Aluminum   $ 2.1505 kg        |         Cobalt   $ 33.420 kg        |         Copper   $ 8.2940 kg        |         Gallium   $ 222.80 kg        |         Gold   $ 61736.51 kg        |         Indium   $ 284.50 kg        |         Iridium   $ 144678.36 kg        |         Iron Ore   $ 0.1083 kg        |         Lead   $ 2.1718 kg        |         Lithium   $ 29.821 kg        |         Molybdenum   $ 58.750 kg        |         Neodymium   $ 82.608 kg        |         Nickel   $ 20.616 kg        |         Palladium   $ 40303.53 kg        |         Platinum   $ 30972.89 kg        |         Rhodium   $ 131818.06 kg        |         Ruthenium   $ 14950.10 kg        |         Silver   $ 778.87 kg        |         Steel Rebar   $ 0.5063 kg        |         Tellurium   $ 73.354 kg        |         Tin   $ 25.497 kg        |         Uranium   $ 128.42 kg        |         Zinc   $ 2.3825 kg        |         
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30-top mining billionaires are worth $417.7 billion in 2024. 16 billionaires own their wealth to the mineral riches of Russia, Kazakhstan, Ukraine, Uzbekistan, and Kyrgyzstan

Geopolitical Implications of Mining Billionaires’ Wealth in Central Asia, Ukraine, and Russia

In a striking revelation, more than half of the world’s richest mining billionaires have amassed their wealth from their operations in Central Asia, Ukraine, and Russia. Collectively their net worth is $ 154.38 billion or nearly 37% of the $417.7 billion combined wealth of the world’s 30 top mining billionaires. This concentration of wealth and mineral resources in the region has significant implications for global commodity markets, especially in the current geopolitical climate.

Amassing billions in the region’s mining and metals industry

Central Asia, along with Ukraine and Russia, has been for decades a hub for mining activities, with 16 out of 30 billionaires making their fortunes in the sector. Prominent entrepreneurs like Vladimir Lisin, Vladimir Potanin and Alexey Mordashov from Russia, Alisher Usmanov from Uzbekistan, as well as Vladimir Kim from Kazakhstan, are among the top mining billionaires who have amassed substantial wealth from the region’s abundant natural resources. Their influence extends beyond their respective countries, impacting global markets and geopolitical dynamics.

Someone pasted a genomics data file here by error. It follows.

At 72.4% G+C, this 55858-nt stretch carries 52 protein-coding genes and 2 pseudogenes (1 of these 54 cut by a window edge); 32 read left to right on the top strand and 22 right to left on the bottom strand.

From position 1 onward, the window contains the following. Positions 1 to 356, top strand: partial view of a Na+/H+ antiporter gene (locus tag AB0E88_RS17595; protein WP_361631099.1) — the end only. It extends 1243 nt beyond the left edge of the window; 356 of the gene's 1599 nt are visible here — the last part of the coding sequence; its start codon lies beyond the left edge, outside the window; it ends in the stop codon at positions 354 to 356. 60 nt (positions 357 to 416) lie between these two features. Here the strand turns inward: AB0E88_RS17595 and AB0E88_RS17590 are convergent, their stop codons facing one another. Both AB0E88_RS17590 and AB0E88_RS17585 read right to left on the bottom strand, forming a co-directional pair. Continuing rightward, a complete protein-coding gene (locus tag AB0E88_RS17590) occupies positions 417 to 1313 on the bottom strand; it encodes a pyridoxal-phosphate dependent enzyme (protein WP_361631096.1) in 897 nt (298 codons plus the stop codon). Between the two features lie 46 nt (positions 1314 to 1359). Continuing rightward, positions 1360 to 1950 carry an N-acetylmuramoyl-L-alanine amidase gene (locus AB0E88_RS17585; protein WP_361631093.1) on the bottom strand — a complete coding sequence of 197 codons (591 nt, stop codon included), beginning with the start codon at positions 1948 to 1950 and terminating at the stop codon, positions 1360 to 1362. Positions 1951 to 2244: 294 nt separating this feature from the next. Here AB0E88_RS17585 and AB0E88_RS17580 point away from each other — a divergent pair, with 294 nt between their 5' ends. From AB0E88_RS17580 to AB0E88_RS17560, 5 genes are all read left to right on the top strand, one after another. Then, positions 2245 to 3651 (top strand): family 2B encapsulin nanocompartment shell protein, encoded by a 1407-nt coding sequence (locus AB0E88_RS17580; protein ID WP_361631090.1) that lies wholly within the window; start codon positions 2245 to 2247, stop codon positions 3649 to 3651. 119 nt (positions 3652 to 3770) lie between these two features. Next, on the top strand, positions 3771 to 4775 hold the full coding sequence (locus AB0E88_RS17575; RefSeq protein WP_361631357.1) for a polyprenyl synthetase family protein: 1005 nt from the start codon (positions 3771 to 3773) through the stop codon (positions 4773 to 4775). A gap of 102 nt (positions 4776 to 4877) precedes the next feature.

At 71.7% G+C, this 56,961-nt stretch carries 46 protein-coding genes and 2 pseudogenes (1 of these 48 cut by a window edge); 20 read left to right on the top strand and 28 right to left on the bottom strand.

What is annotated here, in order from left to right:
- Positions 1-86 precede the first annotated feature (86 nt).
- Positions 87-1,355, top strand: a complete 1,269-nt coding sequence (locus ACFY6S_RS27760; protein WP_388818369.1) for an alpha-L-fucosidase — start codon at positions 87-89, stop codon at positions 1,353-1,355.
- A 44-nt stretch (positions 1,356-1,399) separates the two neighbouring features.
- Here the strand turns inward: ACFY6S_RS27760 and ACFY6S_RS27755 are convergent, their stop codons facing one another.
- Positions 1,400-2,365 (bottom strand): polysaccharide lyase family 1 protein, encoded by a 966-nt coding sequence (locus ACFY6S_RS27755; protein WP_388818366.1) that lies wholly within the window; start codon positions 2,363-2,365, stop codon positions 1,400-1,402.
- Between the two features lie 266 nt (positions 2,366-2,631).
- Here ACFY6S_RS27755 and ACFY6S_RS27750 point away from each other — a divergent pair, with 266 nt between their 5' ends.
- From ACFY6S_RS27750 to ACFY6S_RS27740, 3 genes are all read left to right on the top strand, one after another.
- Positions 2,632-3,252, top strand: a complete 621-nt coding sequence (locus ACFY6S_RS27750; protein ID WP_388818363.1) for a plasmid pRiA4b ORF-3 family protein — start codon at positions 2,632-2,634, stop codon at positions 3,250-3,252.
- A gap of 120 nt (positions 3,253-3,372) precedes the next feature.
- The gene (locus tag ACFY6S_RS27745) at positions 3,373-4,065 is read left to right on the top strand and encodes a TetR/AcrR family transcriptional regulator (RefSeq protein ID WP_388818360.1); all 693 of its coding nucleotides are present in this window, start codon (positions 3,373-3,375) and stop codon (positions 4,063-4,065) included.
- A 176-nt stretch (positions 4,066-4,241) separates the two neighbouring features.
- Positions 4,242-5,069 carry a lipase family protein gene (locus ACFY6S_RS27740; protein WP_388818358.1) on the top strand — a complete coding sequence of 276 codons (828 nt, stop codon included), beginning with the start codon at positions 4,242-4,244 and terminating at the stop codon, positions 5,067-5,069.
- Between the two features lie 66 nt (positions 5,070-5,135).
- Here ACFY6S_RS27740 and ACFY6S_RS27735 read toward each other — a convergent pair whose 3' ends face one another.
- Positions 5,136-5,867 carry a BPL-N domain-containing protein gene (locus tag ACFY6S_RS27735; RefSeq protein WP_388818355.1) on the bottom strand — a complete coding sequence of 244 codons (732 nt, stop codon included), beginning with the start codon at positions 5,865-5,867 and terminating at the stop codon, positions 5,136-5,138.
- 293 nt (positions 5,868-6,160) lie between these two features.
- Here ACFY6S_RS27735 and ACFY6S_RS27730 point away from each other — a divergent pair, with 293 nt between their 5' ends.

Impact on Commodity Prices and Supply Chains

The current geopolitical environment, marked by high uncertainty and risks, has led to volatile commodity prices. The war in Ukraine has disrupted production and trade, causing surges in prices for energy, fertilisers, metals and grains. Russia’s expanding energy ties in Central Asia are part of its strategy to redirect exports from the West to Asia, following sanctions imposed due to its invasion of Ukraine. This redirection is deeply altering global supply chains and commodity prices.

Geopolitical Implications

The wealth of the region’s 16 mining billionaires is intertwined with the geopolitical landscape. Russia’s use of energy and transport infrastructure as a tool to enhance its influence in Central Asia has been evident, with the country building generating capacities and increasing supplies to the region. This has implications for energy security and political dynamics within Central Asia and beyond.

Before the start of the war in Ukraine in 2022, the European Union and other economies were heavily dependent on Russian energy and commodities. Within the last two years, they have become particularly vulnerable to geopolitical shifts. The sanctions against Russia and the subsequent search for alternative markets have led to a complex web of economic and political relationships that is reshaping global commodity markets.

The concentration of mining wealth in Central Asia, Ukraine, and Russia among a few individuals is not just an economic phenomenon but a factor with profound geopolitical and economic consequences. The current geopolitical tensions, coupled with the strategic manoeuvres of 16 mining billionaires and their home countries, are likely to continue to influence commodity prices and market dynamics for the foreseeable future.

30 Richest Billionaires in Metals and Mining Industry in 2024

  1. Prajogo Pangestu: $48.5 billion (Indonesia)
  2. Gina Rinehart: $30.4 billion (Australia)
  3. Savitri Jindal & family: $30.3 billion (India)
  4. Germán Larrea Mota Velasco & family: $26.9 billion (Mexico)
  5. Vladimir Lisin: $26.0 billion (Russia)
  6. Iris Fontbona & family: $25.1 billion (Chile)
  7. Andrey Melnichenko & family: $25.0 billion (Russia)
  8. Vladimir Potanin: $23.7 billion (Russia)
  9. Alexey Mordashov & family: $22.9 billion (Russia)
  10. Andrew Forrest & family: $18.8 billion (Australia)
  11. Lakshmi Mittal: $16.4 billion (United Kingdom)
  12. Alisher Usmanov: $14.4 billion (Uzbekistan)
  13. Dang Yanbao: $13.1 billion (China)
  14. Roman Abramovich & family: $9.7B billion (Russia)
  15. Nicky Oppenheimer & family: $9.4 billion (South Africa)
  16. Iskander Makhmudov: $7.9 billion (Russia)
  17. Ivan Glasenberg: $7.8 billion (Switzerland)
  18. Andrei Skoch & family: $7.7 billion. (Russia)
  19. Pavel Tykac: $7.6 billion (Czech Republic)
  20. Zheng Shuliang & family: $7.3 billion (China)
  21. Viktor Vekselberg: $7.0 billion (Russia)
  22. Alexander Abramov: $6.4 billion (Russia)
  23. Wang Wenyin: $5.9 billion (China)
  24. Rinat Akhmetov: $5.7 billion (Ukraine)
  25. Vladimir Kim: $4.6 billion (Kazakhstan)
  26. Oleg Deripaska: $2.98 billion (Russia)
  27. Robert Friedland: $2.9 billion (Singapore)
  28. Alexander Machkevich: $2.4 billion (Kazakhstan)
  29. Patokh Chodiev: $ 2.1 billion (Kazakhstan)
  30. Ömürbek Babanov: $ 1.5 billion (Kyrgyzstan)

Top 10 Richest People in Indonesia; Forbes December 2023 Version –
Ömürbek Babanov – Wikipedia